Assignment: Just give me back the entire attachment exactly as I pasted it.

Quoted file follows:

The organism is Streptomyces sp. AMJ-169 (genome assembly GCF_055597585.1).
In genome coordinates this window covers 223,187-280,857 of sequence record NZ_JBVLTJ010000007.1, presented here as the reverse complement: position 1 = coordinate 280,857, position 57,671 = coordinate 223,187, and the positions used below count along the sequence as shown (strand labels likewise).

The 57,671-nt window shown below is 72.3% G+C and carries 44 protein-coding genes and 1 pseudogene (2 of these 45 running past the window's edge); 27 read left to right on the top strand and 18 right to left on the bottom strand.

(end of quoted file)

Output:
The organism is Streptomyces sp. AMJ-169 (genome assembly GCF_055597585.1).
In genome coordinates this window covers 223,187-280,857 of sequence record NZ_JBVLTJ010000007.1, presented here as the reverse complement: position 1 = coordinate 280,857, position 57,671 = coordinate 223,187, and the positions used below count along the sequence as shown (strand labels likewise).

The 57,671-nt window shown below is 72.3% G+C and carries 44 protein-coding genes and 1 pseudogene (2 of these 45 running past the window's edge); 27 read left to right on the top strand and 18 right to left on the bottom strand.